As we mark the one-year anniversary of the invasion, the plight of the"¨people of Gaza continues unabated:
- Trade depends on an elaborate system of illicit and dangerous tunnels"¨between Egypt and Gaza. The goods brought in are expensive, but they are the lifeline for the 1.5 million people who live under siege. The Israelis periodically bomb the tunnels, the Egyptians inject them with gas, and now, with U.S. technology and funds, Egypt is building a wall descending 70 feet into the ground to seal up the only trade route the inhabitants of Gaza have with the outside world.
- Recent restrictions on the transfer of gas resources into Gaza have"¨left many without adequate means to cook or provide heating as winter"¨deepens. The Ministry of Health says that several hospitals lack the gas"¨supplies to provide adequate hygiene for their patients. Similar"¨restrictions on the movement of industrial fuel into the Strip have forced Gaza's sole power plant to drastically limit the amount of electricity.
- Water and sewage infrastructure has reached a crisis point, with tons "¨of raw sewage pumped daily into the Mediterranean. Amnesty International recently deemed that 90 to 95 percent of the water available to Gaza's inhabitants was unfit for human consumption, and 60 percent of the Gaza Strip's residents have only irregular access to water. Repairs to Gaza's overburdened sewage and water networks are largely prevented by the"¨blockade.
- Attempts to hold Israel accountable for crimes committed during the"¨invasion have been thwarted. The September 2009 Goldstone Report recommended that if Israel and Hamas did not investigate and prosecute those who committed war crimes, the case should be referred to the International Criminal Court. But US Ambassador to the UN Susan Rice, and the U.S. Congress, condemned the report, assuring that it will not be brought before the U.N. Security Council.
In a report released on December 22 called "Failing Gaza: No rebuilding, no recovery, no more excuses," a group of 16 humanitarian organizations detailed the ongoing suffering of Gaza's 1.5 million people from Israel's invasion and ongoing siege. "It is not only Israel that has failed the people of Gaza with a blockade that punishes everybody living there for the acts of a few," said Jeremy Hobbs Oxfam International Executive Director. "World powers have also failed and even betrayed Gaza's ordinary citizens."
While international governments and UN institutions have failed their"¨obligations, global citizens and civil society organizations have stepped"¨forward. The past year has seen the mushrooming of the Boycott, Divestment and Sanctions (BDS) campaign aimed at Israel. South African dockworkers refused to offload an Israeli ZIM Lines ship in February; the British bank BlackRock divested from Lev Leviev settlement projects on the occupied Palestinian territory; the Norwegian government pension fund withdrew its investments in the Israeli military contractor Elbit Systems; following the lead of South African, Irish and Scottish trade union federations, Britain's 6.5-million member labor federation, the Trades Union Congress (TUC), called"¨for a consumer-led boycott and sanctions campaign against Israel,"¨specifically targeting settlement products; and Hampshire College decided to divest from several companies profiting from the Occupation.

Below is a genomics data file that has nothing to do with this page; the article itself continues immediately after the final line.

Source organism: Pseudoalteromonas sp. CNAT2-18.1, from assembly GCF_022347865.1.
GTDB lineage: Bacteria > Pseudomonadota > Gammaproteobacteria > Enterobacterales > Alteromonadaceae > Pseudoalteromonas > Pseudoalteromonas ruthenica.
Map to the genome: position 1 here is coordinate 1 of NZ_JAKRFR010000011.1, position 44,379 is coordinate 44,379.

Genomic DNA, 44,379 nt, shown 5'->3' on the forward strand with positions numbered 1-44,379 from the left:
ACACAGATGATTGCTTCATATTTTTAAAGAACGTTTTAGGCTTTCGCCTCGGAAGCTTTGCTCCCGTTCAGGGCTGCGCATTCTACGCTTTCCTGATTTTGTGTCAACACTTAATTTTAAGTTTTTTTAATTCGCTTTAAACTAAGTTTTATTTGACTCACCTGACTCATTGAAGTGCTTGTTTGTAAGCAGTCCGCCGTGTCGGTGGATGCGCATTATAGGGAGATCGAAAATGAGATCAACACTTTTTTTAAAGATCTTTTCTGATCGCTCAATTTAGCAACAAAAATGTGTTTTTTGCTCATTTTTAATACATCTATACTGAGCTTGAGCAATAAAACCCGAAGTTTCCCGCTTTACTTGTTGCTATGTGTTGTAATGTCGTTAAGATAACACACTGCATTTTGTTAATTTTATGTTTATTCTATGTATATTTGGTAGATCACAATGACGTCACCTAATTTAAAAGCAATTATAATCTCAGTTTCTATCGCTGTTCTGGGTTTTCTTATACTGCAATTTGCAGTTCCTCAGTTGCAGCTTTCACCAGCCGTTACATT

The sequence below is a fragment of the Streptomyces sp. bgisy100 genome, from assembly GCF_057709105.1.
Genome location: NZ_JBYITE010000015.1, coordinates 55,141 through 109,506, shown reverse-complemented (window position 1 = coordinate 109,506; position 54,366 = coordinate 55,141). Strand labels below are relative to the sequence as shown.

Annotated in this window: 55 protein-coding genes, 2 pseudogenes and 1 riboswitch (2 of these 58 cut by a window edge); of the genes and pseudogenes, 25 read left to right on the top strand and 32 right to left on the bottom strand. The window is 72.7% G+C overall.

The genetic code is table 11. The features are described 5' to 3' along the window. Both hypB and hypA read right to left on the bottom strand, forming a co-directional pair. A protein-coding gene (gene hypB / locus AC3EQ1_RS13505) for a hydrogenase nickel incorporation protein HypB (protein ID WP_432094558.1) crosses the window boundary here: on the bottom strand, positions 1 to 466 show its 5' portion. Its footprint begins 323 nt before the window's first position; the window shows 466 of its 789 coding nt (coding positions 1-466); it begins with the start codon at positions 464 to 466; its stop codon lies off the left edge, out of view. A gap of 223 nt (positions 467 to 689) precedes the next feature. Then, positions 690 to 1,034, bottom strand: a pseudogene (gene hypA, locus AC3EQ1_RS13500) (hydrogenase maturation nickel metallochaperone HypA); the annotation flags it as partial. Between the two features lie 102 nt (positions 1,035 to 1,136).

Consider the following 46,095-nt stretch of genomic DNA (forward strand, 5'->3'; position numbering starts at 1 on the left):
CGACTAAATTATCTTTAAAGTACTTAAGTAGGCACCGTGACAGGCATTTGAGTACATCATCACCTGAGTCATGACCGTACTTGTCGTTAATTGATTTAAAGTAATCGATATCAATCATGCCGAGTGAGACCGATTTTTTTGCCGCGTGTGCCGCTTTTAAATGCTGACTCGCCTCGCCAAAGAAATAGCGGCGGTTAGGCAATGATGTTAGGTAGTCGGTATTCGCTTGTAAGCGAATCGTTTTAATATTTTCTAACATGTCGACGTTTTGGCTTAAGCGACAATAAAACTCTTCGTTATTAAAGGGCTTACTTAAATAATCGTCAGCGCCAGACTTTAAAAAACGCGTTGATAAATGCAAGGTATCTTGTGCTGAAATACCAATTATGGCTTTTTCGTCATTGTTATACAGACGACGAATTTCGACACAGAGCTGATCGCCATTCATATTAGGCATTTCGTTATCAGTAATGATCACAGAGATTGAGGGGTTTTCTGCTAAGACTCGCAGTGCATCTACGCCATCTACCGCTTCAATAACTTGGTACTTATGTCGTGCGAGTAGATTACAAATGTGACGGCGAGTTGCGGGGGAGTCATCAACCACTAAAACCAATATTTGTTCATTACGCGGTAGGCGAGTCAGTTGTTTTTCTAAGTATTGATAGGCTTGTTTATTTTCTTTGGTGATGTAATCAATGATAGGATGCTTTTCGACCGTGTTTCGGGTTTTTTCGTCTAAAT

Another group making waves is Free Gaza, which has broken the siege by bringing shipments of aid by boat. Sometimes their boats have miraculously managed to sail from Cyprus to Gaza without Israeli interference. On their last effort, however, their boat was illegally intercepted on the high seas by the Israeli Navy.
Viva Palestina, a group led by British MP George Galloway, organized a"¨massive convoy of material aid to Gaza in a month after the attack, using public pressure to force the Egyptian government to let the convoy pass through the Rafah crossing. They sent another caravan of aid in July, and to mark the one year anniversary, Viva Palestina is bringing 210 trucks and 450 activists laden with massive quantities of humanitarian aid. It is unclear whether or not the Egyptian government will let them in.
Another creative initiative is the Gaza Freedom March. Conceived in the"¨spirit of Mahatma Gandhi and Nelson Mandela, the Gaza Freedom March was designed to mark the one-year anniversary with a massive march to the Israeli border. Some 1,350 international participants from 43 countries are setting out for Gaza via Egypt to join with thousands of local people for the march. On the Israeli side of the border, Israelis and Palestinians will gather to join the call for an end to the siege. While the Egyptian government is refusing to give permission for the international delegation to enter Gaza, the group is challenging that decision with thousands of phone calls to Egyptian embassies worldwide. They are also organizing solidarity actions in cities all over the world.
As the year-end brings horrifying memories to the Palestinians in Gaza, we hope they recognize that grassroots groups the world over are not only thinking of them, but actively organizing to lift the siege that makes their lives so difficult.